Boston’s mayor this week halted the city’s shift into its next phase of reopening, saying it would not open indoor performance venues as planned, and would limit gyms, museums and libraries to 40% capacity. Trampoline parks, roller rinks and fitting rooms at retail shops must all stay closed.

“Anyone who’s upset with me, and us in Boston for not doing this, think about some of the decisions you might be making by going to a party,” Mayor Martin Walsh, a Democrat, said. “The reason why we’re doing this is because we’re seeing our numbers go up here in the city of Boston. We want to make sure we stop that increase before it comes to a point where we’re having the entire city shut down again.”

Quirks in testing rates, along with variations in how states record positive results from “rapid response” antigen tests, have hampered monitoring of national trends. As a result, it is impossible to declare with certainty that the long-feared fall surge in cases has begun. But the numbers point in a troubling direction.

“We continue to be very worried about capacity, especially going into the winter months,” said Suresh Gunasekaran, chief executive of University of Iowa Hospitals and Clinics in Iowa City.

Gunasekaran said that of the hospital’s 850 beds, only about 20 to 30 have consistently been filled by COVID-19 patients. But state data show that hospitalizations have risen of late, and already, the state’s biggest hospital is operating at about 90 percent capacity.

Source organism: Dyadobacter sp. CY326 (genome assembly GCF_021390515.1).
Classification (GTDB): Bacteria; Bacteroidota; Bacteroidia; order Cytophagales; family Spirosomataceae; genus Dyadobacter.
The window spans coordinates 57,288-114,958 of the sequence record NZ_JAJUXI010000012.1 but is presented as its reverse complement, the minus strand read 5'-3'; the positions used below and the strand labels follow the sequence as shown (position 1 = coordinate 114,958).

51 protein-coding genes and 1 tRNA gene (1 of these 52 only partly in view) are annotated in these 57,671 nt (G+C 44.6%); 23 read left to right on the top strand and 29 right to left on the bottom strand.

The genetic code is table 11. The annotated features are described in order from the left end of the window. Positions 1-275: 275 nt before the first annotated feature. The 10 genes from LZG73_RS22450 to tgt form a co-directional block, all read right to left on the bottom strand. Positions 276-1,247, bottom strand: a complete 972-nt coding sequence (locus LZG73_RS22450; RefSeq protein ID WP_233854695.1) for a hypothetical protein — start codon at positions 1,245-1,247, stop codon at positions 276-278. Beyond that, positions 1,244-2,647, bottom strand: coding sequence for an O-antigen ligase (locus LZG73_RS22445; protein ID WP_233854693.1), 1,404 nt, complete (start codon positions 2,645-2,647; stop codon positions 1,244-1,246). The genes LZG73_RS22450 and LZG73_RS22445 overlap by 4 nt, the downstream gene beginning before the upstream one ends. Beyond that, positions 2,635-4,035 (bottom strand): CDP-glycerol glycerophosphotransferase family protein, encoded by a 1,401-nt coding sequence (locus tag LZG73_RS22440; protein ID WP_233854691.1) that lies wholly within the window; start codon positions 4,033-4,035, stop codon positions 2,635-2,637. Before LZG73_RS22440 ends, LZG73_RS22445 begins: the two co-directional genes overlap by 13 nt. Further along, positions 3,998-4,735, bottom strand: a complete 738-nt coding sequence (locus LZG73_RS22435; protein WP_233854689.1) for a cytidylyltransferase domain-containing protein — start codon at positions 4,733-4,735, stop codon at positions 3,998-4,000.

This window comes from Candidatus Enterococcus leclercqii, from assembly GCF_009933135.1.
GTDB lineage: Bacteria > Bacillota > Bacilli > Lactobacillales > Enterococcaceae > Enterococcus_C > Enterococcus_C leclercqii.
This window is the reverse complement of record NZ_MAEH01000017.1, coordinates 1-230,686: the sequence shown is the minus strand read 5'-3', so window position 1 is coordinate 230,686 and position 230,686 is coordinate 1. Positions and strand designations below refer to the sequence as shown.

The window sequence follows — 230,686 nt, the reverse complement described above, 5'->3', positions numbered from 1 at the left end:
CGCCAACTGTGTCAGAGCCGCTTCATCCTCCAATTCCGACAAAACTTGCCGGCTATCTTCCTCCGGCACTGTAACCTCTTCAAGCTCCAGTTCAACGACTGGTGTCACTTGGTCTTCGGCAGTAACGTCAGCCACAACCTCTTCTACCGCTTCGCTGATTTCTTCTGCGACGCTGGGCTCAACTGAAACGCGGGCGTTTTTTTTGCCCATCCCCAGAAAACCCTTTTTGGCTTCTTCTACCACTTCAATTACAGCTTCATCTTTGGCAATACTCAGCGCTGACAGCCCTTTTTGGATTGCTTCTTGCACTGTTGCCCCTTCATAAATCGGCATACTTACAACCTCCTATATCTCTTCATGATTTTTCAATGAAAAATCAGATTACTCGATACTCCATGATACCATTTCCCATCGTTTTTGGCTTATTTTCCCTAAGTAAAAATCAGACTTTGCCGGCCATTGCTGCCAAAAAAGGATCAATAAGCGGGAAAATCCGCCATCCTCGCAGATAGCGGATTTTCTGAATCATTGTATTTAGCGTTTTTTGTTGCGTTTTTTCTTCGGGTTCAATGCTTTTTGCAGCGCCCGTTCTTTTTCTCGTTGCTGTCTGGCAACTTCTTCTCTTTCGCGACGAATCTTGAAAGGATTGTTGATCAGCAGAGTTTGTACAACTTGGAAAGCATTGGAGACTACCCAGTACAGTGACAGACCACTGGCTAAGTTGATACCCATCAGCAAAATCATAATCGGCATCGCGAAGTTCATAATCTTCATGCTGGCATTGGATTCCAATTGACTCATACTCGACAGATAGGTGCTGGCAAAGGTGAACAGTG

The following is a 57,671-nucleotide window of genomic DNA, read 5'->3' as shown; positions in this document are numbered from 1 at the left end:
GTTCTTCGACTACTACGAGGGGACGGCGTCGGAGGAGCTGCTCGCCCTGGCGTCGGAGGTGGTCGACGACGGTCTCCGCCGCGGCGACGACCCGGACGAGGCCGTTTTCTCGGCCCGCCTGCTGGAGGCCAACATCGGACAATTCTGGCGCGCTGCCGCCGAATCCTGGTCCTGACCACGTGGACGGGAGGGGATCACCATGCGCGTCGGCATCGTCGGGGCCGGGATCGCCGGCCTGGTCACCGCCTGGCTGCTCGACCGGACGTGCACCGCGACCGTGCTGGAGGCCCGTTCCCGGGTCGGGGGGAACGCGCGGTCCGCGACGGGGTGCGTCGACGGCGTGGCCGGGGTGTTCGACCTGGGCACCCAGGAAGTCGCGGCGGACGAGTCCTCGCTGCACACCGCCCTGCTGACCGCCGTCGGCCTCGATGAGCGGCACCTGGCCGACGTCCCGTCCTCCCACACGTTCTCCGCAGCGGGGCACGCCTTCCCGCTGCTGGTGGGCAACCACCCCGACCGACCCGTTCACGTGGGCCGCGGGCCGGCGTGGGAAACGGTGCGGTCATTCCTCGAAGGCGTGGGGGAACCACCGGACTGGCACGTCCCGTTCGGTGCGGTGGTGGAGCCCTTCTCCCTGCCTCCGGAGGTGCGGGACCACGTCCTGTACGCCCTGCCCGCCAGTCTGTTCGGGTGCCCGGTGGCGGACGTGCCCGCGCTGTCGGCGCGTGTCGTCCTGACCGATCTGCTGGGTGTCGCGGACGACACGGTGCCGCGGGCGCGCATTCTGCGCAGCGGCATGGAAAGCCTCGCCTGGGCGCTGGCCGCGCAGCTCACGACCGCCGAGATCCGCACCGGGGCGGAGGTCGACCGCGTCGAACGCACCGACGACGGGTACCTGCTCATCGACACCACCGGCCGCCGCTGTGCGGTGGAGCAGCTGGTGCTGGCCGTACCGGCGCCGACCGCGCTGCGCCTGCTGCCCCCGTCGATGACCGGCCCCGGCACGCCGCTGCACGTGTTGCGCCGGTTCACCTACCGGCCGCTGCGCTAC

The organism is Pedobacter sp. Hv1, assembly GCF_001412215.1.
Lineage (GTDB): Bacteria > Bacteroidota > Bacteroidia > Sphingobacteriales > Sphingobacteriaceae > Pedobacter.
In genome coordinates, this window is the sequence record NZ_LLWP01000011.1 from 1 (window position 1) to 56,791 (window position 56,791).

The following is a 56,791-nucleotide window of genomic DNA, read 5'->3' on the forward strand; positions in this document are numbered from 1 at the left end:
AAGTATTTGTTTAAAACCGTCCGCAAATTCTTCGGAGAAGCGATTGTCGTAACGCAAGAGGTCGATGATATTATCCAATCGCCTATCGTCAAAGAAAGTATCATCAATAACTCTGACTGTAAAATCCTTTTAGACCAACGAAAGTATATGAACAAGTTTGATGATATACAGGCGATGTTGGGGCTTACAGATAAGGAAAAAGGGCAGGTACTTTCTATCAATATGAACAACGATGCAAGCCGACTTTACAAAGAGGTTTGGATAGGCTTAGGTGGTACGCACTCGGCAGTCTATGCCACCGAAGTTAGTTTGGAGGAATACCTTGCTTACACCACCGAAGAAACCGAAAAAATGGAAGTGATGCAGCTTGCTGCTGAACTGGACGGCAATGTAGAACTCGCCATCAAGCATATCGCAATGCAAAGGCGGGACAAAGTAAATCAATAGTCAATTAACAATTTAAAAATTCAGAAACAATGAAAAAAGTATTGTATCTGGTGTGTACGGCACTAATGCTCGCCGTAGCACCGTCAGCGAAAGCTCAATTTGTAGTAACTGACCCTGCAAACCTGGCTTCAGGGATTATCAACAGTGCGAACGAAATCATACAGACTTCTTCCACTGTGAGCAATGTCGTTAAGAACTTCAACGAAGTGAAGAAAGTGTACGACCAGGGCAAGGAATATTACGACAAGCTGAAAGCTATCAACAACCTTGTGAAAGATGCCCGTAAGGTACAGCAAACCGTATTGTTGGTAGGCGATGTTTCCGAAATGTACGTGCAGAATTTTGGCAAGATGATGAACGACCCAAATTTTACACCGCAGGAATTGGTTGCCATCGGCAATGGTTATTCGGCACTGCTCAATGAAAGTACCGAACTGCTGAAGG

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“It’s not going to get any easier or better” as time goes on, he said. “We worry going into the winter … This is just one additional disease that wasn’t affecting hospitalizations a year ago.”

In Wisconsin, Evers pleaded with those planning backyard barbecues with extended family or friends to reconsider. He asked those planning community events to hold them virtually. He begged people supporting local restaurants to eat outside or grab food to go.

“Skip the play dates, dinner parties, family get-togethers and work conferences, or any other gatherings with people you don’t live with for the time being,” Evers implored.

Ajay Sethi, an epidemiologist and director of the public health master’s program at the University of Wisconsin-Madison, said the cold-weather spike came earlier than expected: “We’ve been talking about the surge in the winter, but it’s happening before the winter.”

Like many states, Wisconsin faces the potential for a deadly flu season to collide with the ongoing pandemic. Already, some hospitals in the state are swelling to capacity.

People flouting recommendations to wear masks and social distance bear some blame, he said. “In Wisconsin, we’re not doing the right thing, and the evidence is a surge in COVID cases,” Sethi said.

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The Washington Post’s Jacqueline Dupree contributed to this report.